So, here’s the good news: you have a lot more control over your e-mail click-through rates than you think you do. Just stop shouting, amp down the urgency, and find some way to benefit me. And please, don’t call me Richard.

Is there something that is an immediate inbox turnoff for you? Please share in the comments below.

Article written by
Rich Gallagher is a former customer service executive and practicing therapist who heads the Point of Contact Group. His books include two #1 customer service bestsellers, “What to Say to a Porcupine” and ”The Customer Service Survival Kit: What to Say to Defuse Your Worst Customer Situations,” both released by AMACOM. He has taught over 30,000 people what to say in their worst customer and workplace situations.
  • Lena_M

    To intensify your point, I must say that there is an established, unspoken, and deeply engraved custom, where unfortunately, untactful, aggressive and intrusive verbal mannerisms are considering good and an effective business.

  • philgerb

    Great reminders @Richgallagher that real influence isn’t manufactured by using the latest and greatest triggers – but by building a relationship over time. Intrinsically we know this – we’d never shout at grandma or at someone sitting next to us – but in e-mail, we worry about cutting through the clutter and look for shortcuts, when in reality, there are none.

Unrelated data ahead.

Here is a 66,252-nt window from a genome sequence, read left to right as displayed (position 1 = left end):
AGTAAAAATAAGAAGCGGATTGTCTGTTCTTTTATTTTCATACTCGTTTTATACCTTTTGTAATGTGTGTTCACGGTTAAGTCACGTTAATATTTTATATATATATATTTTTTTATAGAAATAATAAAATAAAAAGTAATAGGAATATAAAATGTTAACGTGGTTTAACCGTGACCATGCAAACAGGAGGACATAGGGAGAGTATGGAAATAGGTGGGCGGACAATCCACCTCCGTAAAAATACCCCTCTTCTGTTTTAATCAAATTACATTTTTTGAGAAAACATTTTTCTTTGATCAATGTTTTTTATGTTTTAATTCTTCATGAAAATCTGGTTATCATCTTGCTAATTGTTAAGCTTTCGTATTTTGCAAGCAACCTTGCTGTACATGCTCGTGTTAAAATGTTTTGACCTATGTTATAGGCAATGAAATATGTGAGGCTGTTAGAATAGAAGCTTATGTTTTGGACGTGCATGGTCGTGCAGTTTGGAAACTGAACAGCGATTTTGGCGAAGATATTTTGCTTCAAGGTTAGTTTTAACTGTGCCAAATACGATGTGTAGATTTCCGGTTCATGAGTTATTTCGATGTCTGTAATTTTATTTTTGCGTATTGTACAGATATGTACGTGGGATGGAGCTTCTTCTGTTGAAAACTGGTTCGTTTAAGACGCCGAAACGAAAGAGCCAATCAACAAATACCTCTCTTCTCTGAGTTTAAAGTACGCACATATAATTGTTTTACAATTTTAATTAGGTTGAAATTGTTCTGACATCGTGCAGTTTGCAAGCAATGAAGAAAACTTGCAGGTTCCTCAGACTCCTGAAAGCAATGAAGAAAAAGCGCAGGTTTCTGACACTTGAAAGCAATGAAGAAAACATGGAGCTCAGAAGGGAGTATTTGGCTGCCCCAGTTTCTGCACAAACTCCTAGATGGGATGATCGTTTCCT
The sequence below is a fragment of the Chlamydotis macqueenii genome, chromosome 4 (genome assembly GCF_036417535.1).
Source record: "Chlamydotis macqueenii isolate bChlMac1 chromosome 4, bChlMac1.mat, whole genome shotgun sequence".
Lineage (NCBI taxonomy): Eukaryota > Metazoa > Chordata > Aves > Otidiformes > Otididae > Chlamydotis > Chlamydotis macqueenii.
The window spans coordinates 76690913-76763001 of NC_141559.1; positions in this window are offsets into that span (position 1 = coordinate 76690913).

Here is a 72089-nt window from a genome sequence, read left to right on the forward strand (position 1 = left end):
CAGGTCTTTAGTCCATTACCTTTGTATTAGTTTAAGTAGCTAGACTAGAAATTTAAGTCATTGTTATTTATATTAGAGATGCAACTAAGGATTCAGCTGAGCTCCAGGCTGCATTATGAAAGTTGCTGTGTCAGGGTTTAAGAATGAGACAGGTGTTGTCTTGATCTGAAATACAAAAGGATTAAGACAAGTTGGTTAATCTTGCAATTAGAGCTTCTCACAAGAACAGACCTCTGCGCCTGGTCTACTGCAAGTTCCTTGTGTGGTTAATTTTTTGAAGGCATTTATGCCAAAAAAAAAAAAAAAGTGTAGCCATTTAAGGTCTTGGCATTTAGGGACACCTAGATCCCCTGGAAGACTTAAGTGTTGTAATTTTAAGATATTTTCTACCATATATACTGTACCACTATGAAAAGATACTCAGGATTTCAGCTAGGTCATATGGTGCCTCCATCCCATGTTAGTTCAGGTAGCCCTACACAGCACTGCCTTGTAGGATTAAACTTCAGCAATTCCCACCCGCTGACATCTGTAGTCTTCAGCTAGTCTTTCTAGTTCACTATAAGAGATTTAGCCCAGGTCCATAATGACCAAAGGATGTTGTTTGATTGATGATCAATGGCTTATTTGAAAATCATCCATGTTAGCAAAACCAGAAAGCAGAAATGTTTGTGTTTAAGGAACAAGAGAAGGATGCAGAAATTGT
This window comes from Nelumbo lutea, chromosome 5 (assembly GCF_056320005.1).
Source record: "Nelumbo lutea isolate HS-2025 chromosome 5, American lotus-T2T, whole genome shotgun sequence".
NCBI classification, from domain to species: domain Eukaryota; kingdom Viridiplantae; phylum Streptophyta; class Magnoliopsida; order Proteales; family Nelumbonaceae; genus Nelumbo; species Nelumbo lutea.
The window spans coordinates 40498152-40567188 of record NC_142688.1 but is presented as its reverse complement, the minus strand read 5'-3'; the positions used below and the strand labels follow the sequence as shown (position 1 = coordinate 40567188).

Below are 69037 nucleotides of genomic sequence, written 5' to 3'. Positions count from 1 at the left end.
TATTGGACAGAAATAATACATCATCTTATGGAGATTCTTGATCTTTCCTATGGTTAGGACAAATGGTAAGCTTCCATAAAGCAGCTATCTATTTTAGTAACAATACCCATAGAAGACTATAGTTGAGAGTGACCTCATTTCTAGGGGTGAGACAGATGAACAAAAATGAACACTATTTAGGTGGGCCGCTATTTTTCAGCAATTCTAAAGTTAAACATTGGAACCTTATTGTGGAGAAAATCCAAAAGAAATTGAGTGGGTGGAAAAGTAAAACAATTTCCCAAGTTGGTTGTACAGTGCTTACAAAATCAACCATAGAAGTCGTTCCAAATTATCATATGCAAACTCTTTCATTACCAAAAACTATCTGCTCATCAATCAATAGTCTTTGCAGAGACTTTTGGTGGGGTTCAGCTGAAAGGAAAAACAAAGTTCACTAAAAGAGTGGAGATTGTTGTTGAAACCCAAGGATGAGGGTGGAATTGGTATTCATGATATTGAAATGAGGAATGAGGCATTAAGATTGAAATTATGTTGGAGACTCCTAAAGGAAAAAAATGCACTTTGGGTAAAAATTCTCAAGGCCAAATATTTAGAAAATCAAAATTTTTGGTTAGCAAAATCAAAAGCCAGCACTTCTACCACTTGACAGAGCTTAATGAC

Although I would say there is one: Be real faster. Stop with the crap, and start out with the goal of building a relationship with me. If you can be real faster, and do away with the crap, we can be friends faster and then I will open your email. And I might even respond to them. 🙂

  • rdopping

    I didn’t send you an email but I really want to. There is no easy way to get someone’s attention, is there? I agree with your points whole-heartedly. There are enough ads, businesses and people out there pushing their “stuff” on you that when it invades your inbox it simply becomes spam. That and advice. I get more advice than i can shake a stick at… a stick is going to do anything anyway.
    Nicely said Rich.

  • RichGallagher

     @philgerb  Hey, appreciate your kind words Phil! You put it so well about being “real” faster. I am always trying to frame things as clearly as you do! Thanks and take care.

  • RichGallagher

     @rdopping Great point Ralph, and a subtle one at that: even *good* advice isn’t always welcome. (Think of, say, your parents telling you what you should do about something.) Michael Port makes the case about “being there when someone is ready to buy,” and that is my philosophy too. Thanks!

  • RichGallagher

     @Lena_M Sadly you are right Lena – and if you look at even some recent books and articles on selling, some people clearly haven’t gotten the memo about being invasive. Thanks!